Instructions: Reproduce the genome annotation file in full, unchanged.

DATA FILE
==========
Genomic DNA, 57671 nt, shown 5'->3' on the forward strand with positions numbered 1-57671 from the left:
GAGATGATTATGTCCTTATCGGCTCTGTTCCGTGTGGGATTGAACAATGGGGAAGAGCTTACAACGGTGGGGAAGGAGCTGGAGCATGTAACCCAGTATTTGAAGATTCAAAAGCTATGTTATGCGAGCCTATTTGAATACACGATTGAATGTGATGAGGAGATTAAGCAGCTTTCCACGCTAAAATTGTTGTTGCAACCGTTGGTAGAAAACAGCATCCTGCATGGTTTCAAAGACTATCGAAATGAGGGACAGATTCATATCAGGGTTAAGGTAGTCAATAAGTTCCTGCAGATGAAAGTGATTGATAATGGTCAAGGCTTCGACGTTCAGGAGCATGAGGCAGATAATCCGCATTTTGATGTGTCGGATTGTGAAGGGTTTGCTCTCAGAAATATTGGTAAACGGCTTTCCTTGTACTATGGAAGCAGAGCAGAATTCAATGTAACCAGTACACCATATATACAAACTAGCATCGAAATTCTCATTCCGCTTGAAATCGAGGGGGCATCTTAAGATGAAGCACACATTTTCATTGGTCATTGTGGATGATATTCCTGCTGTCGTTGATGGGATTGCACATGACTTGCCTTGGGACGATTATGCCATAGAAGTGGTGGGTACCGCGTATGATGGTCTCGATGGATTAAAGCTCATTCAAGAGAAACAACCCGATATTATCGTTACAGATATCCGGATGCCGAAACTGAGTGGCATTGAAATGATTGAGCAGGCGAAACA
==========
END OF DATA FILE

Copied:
Genomic DNA, 57671 nt, shown 5'->3' on the forward strand with positions numbered 1-57671 from the left:
GAGATGATTATGTCCTTATCGGCTCTGTTCCGTGTGGGATTGAACAATGGGGAAGAGCTTACAACGGTGGGGAAGGAGCTGGAGCATGTAACCCAGTATTTGAAGATTCAAAAGCTATGTTATGCGAGCCTATTTGAATACACGATTGAATGTGATGAGGAGATTAAGCAGCTTTCCACGCTAAAATTGTTGTTGCAACCGTTGGTAGAAAACAGCATCCTGCATGGTTTCAAAGACTATCGAAATGAGGGACAGATTCATATCAGGGTTAAGGTAGTCAATAAGTTCCTGCAGATGAAAGTGATTGATAATGGTCAAGGCTTCGACGTTCAGGAGCATGAGGCAGATAATCCGCATTTTGATGTGTCGGATTGTGAAGGGTTTGCTCTCAGAAATATTGGTAAACGGCTTTCCTTGTACTATGGAAGCAGAGCAGAATTCAATGTAACCAGTACACCATATATACAAACTAGCATCGAAATTCTCATTCCGCTTGAAATCGAGGGGGCATCTTAAGATGAAGCACACATTTTCATTGGTCATTGTGGATGATATTCCTGCTGTCGTTGATGGGATTGCACATGACTTGCCTTGGGACGATTATGCCATAGAAGTGGTGGGTACCGCGTATGATGGTCTCGATGGATTAAAGCTCATTCAAGAGAAACAACCCGATATTATCGTTACAGATATCCGGATGCCGAAACTGAGTGGCATTGAAATGATTGAGCAGGCGAAACA